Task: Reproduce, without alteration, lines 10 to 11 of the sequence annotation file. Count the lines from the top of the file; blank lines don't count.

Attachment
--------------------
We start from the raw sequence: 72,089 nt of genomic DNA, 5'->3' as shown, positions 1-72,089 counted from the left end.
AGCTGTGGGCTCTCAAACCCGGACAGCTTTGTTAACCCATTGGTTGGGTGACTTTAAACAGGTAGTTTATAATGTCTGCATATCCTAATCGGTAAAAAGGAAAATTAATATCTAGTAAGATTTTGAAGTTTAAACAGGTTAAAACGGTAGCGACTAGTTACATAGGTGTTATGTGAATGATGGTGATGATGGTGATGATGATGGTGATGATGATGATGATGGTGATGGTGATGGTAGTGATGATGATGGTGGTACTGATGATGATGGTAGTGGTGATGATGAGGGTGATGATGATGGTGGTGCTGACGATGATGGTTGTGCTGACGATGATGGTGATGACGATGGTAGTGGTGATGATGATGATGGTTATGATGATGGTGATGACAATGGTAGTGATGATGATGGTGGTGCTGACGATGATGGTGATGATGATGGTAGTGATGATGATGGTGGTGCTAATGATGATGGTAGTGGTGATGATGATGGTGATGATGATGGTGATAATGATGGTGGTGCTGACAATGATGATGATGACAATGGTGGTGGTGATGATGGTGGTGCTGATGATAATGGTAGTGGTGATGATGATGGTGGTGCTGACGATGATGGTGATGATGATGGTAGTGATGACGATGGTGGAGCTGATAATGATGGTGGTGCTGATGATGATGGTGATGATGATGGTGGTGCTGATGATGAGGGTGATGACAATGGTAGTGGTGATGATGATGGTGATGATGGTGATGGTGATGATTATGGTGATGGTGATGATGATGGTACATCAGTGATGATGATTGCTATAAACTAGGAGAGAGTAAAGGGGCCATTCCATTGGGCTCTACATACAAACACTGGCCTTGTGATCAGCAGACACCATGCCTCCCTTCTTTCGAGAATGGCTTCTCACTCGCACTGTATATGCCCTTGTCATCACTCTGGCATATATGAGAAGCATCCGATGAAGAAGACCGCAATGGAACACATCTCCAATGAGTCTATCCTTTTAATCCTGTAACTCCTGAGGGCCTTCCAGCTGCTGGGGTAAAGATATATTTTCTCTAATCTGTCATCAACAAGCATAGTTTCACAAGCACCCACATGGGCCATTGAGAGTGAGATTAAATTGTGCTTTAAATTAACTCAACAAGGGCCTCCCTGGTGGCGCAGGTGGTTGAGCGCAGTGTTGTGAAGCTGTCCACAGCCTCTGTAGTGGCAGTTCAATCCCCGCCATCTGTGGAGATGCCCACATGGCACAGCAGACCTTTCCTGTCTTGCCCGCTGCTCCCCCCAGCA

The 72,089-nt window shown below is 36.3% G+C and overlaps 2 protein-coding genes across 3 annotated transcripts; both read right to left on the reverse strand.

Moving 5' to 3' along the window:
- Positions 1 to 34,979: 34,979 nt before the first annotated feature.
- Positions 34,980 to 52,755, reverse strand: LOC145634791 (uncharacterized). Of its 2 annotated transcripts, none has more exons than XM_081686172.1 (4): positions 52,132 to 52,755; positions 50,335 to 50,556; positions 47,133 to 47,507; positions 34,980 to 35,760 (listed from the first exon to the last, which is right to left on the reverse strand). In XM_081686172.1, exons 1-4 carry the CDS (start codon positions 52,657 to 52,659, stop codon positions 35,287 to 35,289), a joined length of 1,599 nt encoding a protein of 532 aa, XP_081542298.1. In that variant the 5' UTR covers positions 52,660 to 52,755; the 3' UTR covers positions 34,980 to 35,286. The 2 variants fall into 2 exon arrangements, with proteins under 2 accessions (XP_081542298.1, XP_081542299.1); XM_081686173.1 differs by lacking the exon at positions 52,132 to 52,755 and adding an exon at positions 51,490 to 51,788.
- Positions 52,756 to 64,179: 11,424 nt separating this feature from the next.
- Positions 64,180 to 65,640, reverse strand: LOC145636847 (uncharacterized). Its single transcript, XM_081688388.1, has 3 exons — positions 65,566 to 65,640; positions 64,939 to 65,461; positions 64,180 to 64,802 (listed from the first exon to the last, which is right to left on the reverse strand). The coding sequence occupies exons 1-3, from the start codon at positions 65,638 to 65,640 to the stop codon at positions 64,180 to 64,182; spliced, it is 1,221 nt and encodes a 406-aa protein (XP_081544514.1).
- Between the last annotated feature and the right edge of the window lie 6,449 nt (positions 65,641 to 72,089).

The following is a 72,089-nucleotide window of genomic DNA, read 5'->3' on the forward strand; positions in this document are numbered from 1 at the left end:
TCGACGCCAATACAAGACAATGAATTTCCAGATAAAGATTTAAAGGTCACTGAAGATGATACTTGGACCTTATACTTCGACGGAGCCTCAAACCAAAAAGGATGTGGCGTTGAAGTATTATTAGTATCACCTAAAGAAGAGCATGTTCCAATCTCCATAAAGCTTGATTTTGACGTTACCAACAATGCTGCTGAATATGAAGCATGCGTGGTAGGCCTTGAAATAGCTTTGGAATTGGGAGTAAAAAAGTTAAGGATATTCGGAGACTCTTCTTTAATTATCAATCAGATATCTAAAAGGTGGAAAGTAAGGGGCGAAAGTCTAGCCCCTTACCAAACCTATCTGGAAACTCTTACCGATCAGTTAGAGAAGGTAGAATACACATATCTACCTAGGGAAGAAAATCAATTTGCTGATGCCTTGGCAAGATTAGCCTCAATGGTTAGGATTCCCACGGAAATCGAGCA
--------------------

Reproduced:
The following is a 72,089-nucleotide window of genomic DNA, read 5'->3' on the forward strand; positions in this document are numbered from 1 at the left end:
TCGACGCCAATACAAGACAATGAATTTCCAGATAAAGATTTAAAGGTCACTGAAGATGATACTTGGACCTTATACTTCGACGGAGCCTCAAACCAAAAAGGATGTGGCGTTGAAGTATTATTAGTATCACCTAAAGAAGAGCATGTTCCAATCTCCATAAAGCTTGATTTTGACGTTACCAACAATGCTGCTGAATATGAAGCATGCGTGGTAGGCCTTGAAATAGCTTTGGAATTGGGAGTAAAAAAGTTAAGGATATTCGGAGACTCTTCTTTAATTATCAATCAGATATCTAAAAGGTGGAAAGTAAGGGGCGAAAGTCTAGCCCCTTACCAAACCTATCTGGAAACTCTTACCGATCAGTTAGAGAAGGTAGAATACACATATCTACCTAGGGAAGAAAATCAATTTGCTGATGCCTTGGCAAGATTAGCCTCAATGGTTAGGATTCCCACGGAAATCGAGCA